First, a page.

New in the Second Edition:

-Inclusion of end-of-chapter questions throughout the book. Questions consist of a mix of clinical and basic science. Detailed answers to all questions are provided in the back of the book.

-Completely updated throughout.

-Even greater emphasis on human immunity.

-Enhanced and revised treatment of the complement system,including new figures and icons to clarify concepts.

-Increased emphasis on human genetics throughout the book.

-Expanded and updated treatment of innate immunity,particularly the mucosal system. ... Read more

Reviews (4)

5-0 out of 5 stars Best immunology book!
This is the best immunology book out there for the aspiring medical student. Well written, easy read, concise. During the first years of medical school you need sources that deliver information in a quick, organized manner and this book delivers! Don't think about any other immunology textbook.

5-0 out of 5 stars Fun to read textbook
I borrowed this book from a prof who was reviewing it for the next time he taught immunology. I used it to gear myself up for two presentations and papers in biochem and cell/molecular biology. Having no experience in immunology but a solid backgroudn in biochem and biology, I found it incredibly easy to read, yet has all the details and mechanisms necessary for one to read and understand research papers in immunology. The picture and graphics are fantastic. It is concise without skipping so much detail as to lose the reader. I wish all my textbooks were written this well. It ties in material from biochemisty and cell biology as well as genetics. It would be a wonderful text for an upper level undergraduate immunology course.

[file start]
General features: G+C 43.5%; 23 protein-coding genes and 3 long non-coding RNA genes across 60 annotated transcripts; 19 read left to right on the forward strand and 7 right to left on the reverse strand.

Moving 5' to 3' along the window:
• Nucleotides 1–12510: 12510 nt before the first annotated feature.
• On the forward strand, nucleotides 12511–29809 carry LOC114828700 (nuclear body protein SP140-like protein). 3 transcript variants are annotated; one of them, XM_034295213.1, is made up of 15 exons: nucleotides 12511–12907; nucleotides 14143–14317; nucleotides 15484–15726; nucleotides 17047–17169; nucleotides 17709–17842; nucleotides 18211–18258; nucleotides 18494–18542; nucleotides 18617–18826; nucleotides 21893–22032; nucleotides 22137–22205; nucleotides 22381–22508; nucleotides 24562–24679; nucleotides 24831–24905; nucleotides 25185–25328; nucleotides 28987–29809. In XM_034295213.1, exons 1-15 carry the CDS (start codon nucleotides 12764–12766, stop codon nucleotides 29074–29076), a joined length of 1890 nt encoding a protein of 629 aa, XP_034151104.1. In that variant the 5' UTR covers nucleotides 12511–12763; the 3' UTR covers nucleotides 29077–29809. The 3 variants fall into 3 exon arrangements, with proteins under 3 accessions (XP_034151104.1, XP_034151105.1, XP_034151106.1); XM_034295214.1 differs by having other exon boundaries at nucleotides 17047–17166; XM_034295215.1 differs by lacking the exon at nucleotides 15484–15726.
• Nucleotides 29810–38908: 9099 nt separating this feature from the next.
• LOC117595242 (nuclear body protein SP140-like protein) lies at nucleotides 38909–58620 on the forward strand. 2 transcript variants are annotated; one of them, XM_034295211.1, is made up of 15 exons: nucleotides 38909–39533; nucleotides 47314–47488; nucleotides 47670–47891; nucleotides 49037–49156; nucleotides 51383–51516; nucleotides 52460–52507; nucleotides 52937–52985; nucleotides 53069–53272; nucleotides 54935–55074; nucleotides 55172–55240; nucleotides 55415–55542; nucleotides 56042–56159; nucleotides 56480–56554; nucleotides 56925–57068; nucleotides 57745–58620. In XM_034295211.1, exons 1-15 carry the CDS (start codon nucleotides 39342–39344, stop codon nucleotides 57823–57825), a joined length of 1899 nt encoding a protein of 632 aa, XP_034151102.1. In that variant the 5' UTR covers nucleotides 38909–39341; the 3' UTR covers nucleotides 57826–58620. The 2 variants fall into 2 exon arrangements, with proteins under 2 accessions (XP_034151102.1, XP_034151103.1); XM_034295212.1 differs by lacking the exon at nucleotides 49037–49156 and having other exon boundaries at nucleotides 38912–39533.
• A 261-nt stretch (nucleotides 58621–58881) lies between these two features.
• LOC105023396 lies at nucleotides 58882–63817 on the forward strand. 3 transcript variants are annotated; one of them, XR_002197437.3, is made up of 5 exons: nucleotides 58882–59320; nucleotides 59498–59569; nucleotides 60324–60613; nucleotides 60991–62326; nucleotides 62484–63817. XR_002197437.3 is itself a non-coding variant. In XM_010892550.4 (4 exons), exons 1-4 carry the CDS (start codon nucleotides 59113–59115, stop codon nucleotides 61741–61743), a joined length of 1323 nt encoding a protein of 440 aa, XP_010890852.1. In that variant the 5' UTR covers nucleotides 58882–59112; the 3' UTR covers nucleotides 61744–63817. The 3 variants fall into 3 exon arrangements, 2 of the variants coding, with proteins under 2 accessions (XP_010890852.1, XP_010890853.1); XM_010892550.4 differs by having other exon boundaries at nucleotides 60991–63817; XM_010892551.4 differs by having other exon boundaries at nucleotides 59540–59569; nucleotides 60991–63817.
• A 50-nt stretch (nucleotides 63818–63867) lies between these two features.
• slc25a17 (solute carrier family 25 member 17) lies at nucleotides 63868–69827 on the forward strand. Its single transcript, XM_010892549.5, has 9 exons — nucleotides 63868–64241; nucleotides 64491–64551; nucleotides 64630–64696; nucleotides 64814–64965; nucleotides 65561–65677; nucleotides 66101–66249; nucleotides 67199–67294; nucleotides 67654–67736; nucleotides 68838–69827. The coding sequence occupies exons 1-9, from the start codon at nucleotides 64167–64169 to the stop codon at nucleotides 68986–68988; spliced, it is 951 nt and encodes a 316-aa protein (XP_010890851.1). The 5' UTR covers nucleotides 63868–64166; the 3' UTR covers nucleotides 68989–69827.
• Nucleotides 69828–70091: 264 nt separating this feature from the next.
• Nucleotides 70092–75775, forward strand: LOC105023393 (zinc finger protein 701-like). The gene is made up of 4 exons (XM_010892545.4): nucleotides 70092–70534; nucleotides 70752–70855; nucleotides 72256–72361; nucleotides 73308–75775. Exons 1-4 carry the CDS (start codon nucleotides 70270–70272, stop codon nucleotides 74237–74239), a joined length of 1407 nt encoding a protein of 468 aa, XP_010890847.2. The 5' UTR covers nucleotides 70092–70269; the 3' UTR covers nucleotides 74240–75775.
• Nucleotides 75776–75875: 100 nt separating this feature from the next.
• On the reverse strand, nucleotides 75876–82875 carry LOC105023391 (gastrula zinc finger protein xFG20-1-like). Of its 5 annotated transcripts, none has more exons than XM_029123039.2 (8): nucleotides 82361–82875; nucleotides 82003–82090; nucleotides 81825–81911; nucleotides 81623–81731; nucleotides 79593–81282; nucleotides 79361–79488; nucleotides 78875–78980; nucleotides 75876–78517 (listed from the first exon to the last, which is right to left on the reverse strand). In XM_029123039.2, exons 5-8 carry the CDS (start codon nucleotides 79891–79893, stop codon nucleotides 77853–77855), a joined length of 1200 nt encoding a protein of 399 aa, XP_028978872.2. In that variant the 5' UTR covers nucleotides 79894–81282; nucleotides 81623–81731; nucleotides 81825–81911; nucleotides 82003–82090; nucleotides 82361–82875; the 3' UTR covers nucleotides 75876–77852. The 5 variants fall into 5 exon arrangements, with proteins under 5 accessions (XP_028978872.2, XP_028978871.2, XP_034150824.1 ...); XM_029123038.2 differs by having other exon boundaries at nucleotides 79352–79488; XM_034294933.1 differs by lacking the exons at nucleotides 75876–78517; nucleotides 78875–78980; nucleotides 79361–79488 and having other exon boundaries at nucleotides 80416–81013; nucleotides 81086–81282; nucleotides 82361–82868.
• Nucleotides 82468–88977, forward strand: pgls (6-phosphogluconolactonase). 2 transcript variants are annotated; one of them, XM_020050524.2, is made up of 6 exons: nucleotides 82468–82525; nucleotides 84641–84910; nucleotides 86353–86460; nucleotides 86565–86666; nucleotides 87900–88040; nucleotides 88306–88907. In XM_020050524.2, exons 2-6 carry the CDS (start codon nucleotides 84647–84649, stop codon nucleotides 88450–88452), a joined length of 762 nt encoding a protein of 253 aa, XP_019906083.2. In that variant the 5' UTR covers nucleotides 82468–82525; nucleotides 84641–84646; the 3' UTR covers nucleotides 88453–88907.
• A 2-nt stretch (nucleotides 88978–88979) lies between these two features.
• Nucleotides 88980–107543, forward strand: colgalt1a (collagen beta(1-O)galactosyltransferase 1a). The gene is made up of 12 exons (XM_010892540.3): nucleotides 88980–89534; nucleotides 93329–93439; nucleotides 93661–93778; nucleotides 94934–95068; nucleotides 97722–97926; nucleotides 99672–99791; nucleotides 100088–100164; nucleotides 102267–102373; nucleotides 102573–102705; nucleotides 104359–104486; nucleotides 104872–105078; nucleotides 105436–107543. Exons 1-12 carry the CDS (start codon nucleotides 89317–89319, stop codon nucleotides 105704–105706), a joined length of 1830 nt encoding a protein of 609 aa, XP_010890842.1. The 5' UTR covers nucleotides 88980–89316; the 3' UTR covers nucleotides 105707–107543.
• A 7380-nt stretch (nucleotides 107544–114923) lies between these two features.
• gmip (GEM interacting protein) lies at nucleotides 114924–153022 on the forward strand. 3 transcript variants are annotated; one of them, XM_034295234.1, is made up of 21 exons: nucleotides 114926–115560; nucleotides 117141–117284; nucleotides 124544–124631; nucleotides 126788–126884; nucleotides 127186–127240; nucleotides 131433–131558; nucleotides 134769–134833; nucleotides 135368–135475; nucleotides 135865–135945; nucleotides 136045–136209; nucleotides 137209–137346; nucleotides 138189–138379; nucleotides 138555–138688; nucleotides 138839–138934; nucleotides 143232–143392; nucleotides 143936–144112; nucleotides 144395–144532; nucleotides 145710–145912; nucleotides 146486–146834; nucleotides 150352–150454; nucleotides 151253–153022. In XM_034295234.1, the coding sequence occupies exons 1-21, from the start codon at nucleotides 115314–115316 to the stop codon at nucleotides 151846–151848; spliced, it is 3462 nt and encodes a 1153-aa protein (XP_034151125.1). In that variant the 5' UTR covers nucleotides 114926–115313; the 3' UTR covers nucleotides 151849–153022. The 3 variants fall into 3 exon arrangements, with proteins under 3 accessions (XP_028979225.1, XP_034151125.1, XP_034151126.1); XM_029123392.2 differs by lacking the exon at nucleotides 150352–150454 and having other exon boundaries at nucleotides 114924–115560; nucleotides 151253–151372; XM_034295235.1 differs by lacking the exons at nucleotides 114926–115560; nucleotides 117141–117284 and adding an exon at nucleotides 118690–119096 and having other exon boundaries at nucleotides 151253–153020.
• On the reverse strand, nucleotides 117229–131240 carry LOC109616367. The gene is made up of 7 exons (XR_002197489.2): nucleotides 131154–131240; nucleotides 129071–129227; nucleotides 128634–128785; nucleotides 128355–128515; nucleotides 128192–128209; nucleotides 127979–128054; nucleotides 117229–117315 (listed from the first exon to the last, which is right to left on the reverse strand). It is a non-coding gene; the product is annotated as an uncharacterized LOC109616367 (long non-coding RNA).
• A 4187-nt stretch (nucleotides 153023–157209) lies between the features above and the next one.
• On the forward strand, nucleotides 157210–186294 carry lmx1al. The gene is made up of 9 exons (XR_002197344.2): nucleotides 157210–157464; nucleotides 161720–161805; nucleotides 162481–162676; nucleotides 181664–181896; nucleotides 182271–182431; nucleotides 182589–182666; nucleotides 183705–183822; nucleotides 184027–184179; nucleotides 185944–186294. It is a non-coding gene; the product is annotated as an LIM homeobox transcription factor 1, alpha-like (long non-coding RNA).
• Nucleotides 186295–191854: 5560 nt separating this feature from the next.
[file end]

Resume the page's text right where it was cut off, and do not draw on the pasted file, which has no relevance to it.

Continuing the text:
4-0 out of 5 stars Better than most immunology textbooks
Excellent text that includes the most current information on a subject that is constantly evolving. More easy to read than most immunology texts. Good reference book.

5-0 out of 5 stars It is exepcional book for Immmunoloy
This book is very easy and useful because it has exepcional picture and every topic about fundamental Immunology is here. The form to reveal very aspect to Molecular Immunology make this book very important for ungrate and not ungrate students. ... Read more


156. Genetics: Analysis and Principles
by Robert J. Brooker, Robert Brooker
list price: $115.00
(price subject to change: see help)
Asin: 0072965975
Catlog: Book (2004-01-09)
Publisher: McGraw-Hill Science/Engineering/Math
Sales Rank: 284645
Average Customer Review: 5 out of 5 stars
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Book Description

Genetics: Analysis and Principles is a one-semester, introductory genetics textbook that takes an experimental approach to understanding genetics.By weaving one or two experiments into the narrative of each chapter, students can simultaneously explore the scientific method and understand the genetic principles that have been learned from these experiments. ... Read more

Reviews (2)

5-0 out of 5 stars Excellent text for self-directed learning
I used this textbook in a distance learning course and have found it to be invaluable to my learnng experience.

For anyone who has taken Genetics, you'll account for the fact that it is not an easy course. Taking it without a professor present is even more challenging. Luckily this text is well written and easy to follow. The author uses a mix of theory and experiment examples to drive important concepts home. The language is not dry like in many Biology texts. Instead, it is easy to read, almost to the point of being enjoyable.

There are a few things I really liked:
1. The illustrations in this book are paramount to learning difficult concepts. When explaining experimental procedures, the text is accompanied by step-by-step instuctions and illustrations as to how the experiment was carried out. This proved helpful in visualizing the procedure.